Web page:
Gauteng police commissioner Mzwandile Petros has rubbished the claims against him published by the Sunday Times and Sunday Independent this past weekend. The commissioner said that the “defamatory” accusations against him were most likely linked to disgruntled allies of a general arrested for making bomb threats in the Vaal. By SIPHO HLONGWANE.
Lieutenant General Mzwandile Petros, the provincial police commissioner for Gauteng, has rubbished claims against him that were presented in a memorandum to the MEC for Community Safety. The memorandum was presented on 4 November to Solomon Maila (the director for monitoring and evaluation for the community safety department) on behalf of the MEC Faith Mazibuko.
The memorandum details many grievances against Petros, and demands that “Lt General Petros and his management be removed pending the investigation and a Commission must be established immediately to investigate issues which are labelled [sic] in the memorandum.”
A “Comrade B. Miya” and a “Comrade B. Mtimkulu” made an application to the MEC for Community Safety’s office to hand the memorandum over, on behalf of the Vaal Rand Concerned Residents.
“There will be a number of four (04) delegates who will hand over the Memorandum and these will be leading a number of approximately +400 people,” the application letter to hand over the memorandum says.
However, only four people showed up on Friday.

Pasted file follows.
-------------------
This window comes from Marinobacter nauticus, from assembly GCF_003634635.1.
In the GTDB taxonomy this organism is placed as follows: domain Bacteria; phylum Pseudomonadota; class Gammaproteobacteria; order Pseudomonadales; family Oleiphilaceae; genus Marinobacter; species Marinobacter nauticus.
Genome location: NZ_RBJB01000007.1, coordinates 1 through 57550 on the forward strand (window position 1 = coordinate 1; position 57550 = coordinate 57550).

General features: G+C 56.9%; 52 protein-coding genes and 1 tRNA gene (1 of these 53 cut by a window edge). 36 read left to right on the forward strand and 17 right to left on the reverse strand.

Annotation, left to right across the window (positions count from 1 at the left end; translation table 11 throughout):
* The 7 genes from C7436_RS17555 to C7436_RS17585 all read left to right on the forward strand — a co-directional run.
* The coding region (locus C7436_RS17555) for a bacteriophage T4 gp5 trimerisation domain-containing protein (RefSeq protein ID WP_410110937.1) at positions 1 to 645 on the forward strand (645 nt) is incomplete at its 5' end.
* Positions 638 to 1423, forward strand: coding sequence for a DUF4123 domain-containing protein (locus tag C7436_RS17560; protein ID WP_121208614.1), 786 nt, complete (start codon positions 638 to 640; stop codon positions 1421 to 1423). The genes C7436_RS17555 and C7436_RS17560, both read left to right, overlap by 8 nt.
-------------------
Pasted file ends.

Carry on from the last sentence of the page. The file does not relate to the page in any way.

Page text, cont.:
Petros said that these complaints were very possibly linked to the arrest of a Major General in the Vaal. A Major General Michael Mohlala was arrested by the Hawks in August, for allegedly making bomb threats against top police officials.
There was a lot of disgruntlement about that arrest, Petros said to Daily Maverick. “But that arrest was carried out by the Hawks because of the bomb threats, not because of anything that I wanted,” he said.
The provincial commissioner questioned how ordinary citizens could claim to have knowledge of some of the complaints in the memorandum before the MEC. Some of the complaints are irregularity in the procurement process of the provincial war room, police helicopters used for illegal operations, widespread nepotism by the Lt General and the introduction of an “inyanga” into official police meetings.
Petros said that the memorandum was not only misrepresentation of facts, it was defamatory.
“I am going to explore legal avenues at a later stage,” he said. “The thing is that I don’t care about these allegations. The bad thing is that they are demoralising those who are doing the [police] work.
“Why didn’t the media investigate the names of those who I apparently put into positions? It’s one thing if they are quoting sources, but if they claim nepotism, why didn’t they get names? Those would have been appointed people. One becomes sensitive about media freedom when things like this happen. But where are my rights in all of this? I’m not going to pursue the media [in court]. I am not threatening the media and I never have,” Petros said.
The commissioner said that he wouldn’t be investigating the matter. “I don’t have the time to investigate this,” he said. “I am not going to divert state resources to pursue this. Crime is up in Gauteng and I have work to do. I am asking police to focus on work that needs to be done.”
Sunday Times editor Ray Hartley could not be reached for comment. The national news editor for Sunday Times Buddy Naidu said that they stood by their story and would be doing a follow-up as well.
Naidu, who was contacted late on Monday night, said, “General Petros was given a detailed list of questions which he responded to with a vague statement.”
Petros was the provincial police commissioner for the Western Cape until August last year when he was moved to Gauteng by the national commissioner General Bheki Cele to replace Perumal Naidoo, who has since retired. DM